The Mathematics of Happiness
Scientists have developed a mathematical model to measure happiness, and that may eventually lead to better treatments for mood disorders.
Researchers from University College London used the equation to analyze the happiness of more than 18,000 people worldwide. As a result, they found that moment-by-moment happiness is due not only to how well things are going but whether they are going better than a person expected.
The study was published in the Proceedings of the National Academy of Sciences.
Until now there’s been no analysis of how happy a person can be as he or she makes decisions and gets results stemming from those decisions. The new equation can predict this.
The researchers said that concrete measurements of subjective states could help physicians better understand mood disorders such as depression.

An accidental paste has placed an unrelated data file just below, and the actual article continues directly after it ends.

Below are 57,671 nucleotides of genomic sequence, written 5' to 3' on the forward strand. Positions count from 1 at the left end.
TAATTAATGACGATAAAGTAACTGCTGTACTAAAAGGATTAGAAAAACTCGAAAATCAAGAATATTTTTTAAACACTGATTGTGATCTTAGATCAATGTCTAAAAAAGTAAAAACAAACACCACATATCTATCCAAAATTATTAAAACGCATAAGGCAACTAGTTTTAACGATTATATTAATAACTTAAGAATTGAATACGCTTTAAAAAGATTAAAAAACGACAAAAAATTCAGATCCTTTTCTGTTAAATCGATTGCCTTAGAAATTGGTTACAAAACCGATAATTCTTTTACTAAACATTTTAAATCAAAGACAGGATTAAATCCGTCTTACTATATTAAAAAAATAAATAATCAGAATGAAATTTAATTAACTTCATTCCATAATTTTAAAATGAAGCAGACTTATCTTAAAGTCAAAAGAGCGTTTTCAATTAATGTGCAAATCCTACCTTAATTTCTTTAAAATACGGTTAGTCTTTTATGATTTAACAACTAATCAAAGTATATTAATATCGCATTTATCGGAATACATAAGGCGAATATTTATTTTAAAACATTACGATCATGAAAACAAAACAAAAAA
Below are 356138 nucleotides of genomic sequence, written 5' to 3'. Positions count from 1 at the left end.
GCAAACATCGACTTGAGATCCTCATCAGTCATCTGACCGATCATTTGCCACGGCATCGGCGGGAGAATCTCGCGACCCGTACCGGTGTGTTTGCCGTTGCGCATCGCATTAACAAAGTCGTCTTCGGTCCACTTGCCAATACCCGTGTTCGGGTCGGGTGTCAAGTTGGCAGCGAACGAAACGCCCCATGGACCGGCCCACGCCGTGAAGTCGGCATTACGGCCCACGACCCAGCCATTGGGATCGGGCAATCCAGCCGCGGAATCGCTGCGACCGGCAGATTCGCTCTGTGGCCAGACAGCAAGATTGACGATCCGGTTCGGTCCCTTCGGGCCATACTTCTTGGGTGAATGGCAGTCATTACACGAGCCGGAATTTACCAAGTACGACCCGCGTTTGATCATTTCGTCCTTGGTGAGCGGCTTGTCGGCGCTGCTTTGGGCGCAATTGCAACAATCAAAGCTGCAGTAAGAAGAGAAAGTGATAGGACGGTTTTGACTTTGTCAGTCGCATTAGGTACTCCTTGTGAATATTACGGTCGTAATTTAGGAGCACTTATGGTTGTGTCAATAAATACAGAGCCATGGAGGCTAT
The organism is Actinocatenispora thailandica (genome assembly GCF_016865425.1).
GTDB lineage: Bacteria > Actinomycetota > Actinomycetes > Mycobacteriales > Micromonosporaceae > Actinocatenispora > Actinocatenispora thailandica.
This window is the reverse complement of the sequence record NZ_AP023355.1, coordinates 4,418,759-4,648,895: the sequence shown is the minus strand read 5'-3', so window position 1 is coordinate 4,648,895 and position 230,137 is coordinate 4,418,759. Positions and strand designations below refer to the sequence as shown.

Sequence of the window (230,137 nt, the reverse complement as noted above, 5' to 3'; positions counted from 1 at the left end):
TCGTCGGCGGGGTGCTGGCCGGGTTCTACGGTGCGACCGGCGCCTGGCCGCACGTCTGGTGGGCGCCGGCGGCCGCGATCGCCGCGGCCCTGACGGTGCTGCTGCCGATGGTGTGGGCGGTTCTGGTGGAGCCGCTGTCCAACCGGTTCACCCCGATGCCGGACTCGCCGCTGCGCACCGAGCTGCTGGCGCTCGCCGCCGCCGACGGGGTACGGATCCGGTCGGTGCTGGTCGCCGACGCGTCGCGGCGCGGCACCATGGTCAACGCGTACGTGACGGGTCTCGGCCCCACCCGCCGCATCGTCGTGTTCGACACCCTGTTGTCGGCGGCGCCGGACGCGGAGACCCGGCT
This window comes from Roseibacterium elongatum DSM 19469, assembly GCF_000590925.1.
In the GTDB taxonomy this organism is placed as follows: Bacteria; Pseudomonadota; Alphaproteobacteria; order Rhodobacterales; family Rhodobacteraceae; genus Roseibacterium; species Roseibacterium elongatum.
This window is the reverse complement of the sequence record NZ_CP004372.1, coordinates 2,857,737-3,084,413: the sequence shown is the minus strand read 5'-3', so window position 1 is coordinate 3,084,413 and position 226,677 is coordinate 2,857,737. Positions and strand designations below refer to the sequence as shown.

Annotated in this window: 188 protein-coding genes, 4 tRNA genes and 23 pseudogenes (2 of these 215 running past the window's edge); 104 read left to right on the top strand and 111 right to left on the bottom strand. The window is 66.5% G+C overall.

In the study, 26 people completed a task in which their choices led to financial gains and losses. They were repeatedly asked how happy they were “right now” as they moved through the process. The investigators measured the person’s brain activity using MRIs and built a computer model in which happiness was related to rewards and expectations.
The model was then used in a test on 18,240 participants in a game called What Makes Me Happy? The game was part of a smartphone app developed at the University.
Researchers found that the statistics from the first survey could accurate predict a subject’s happiness while using the smartphone app.
The study’s lead author, Dr. Robb Rutledge, said the researchers were surprised to find out how important expectations were in determining happiness.
Rutledge said that life “is full of expectations – it would be difficult to make good decisions without knowing, for example, which restaurant you like better. However, expectations also affect happiness even before we learn the outcome of a decision. If you have plans to meet a friend at your favorite restaurant, those positive expectations may increase your happiness as soon as you make the plan. The new equation captures these different effects of expectations and allows happiness to be predicted based on the combined effects of many past events.”